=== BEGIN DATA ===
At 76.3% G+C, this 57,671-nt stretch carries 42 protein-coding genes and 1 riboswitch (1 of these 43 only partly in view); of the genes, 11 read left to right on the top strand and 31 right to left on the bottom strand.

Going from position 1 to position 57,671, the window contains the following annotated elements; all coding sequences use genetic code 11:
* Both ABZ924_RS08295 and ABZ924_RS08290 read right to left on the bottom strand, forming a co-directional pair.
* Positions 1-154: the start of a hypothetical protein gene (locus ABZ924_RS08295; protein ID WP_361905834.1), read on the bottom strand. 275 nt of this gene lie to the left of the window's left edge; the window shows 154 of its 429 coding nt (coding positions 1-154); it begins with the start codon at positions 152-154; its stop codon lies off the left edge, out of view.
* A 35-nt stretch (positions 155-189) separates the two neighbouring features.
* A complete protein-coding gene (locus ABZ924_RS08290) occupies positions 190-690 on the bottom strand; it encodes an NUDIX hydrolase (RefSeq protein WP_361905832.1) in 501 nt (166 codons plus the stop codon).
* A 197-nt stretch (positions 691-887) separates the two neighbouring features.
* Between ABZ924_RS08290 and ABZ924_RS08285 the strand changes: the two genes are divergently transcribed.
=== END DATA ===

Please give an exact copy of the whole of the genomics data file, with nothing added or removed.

At 76.3% G+C, this 57,671-nt stretch carries 42 protein-coding genes and 1 riboswitch (1 of these 43 only partly in view); of the genes, 11 read left to right on the top strand and 31 right to left on the bottom strand.

Going from position 1 to position 57,671, the window contains the following annotated elements; all coding sequences use genetic code 11:
* Both ABZ924_RS08295 and ABZ924_RS08290 read right to left on the bottom strand, forming a co-directional pair.
* Positions 1-154: the start of a hypothetical protein gene (locus ABZ924_RS08295; protein ID WP_361905834.1), read on the bottom strand. 275 nt of this gene lie to the left of the window's left edge; the window shows 154 of its 429 coding nt (coding positions 1-154); it begins with the start codon at positions 152-154; its stop codon lies off the left edge, out of view.
* A 35-nt stretch (positions 155-189) separates the two neighbouring features.
* A complete protein-coding gene (locus ABZ924_RS08290) occupies positions 190-690 on the bottom strand; it encodes an NUDIX hydrolase (RefSeq protein WP_361905832.1) in 501 nt (166 codons plus the stop codon).
* A 197-nt stretch (positions 691-887) separates the two neighbouring features.
* Between ABZ924_RS08290 and ABZ924_RS08285 the strand changes: the two genes are divergently transcribed.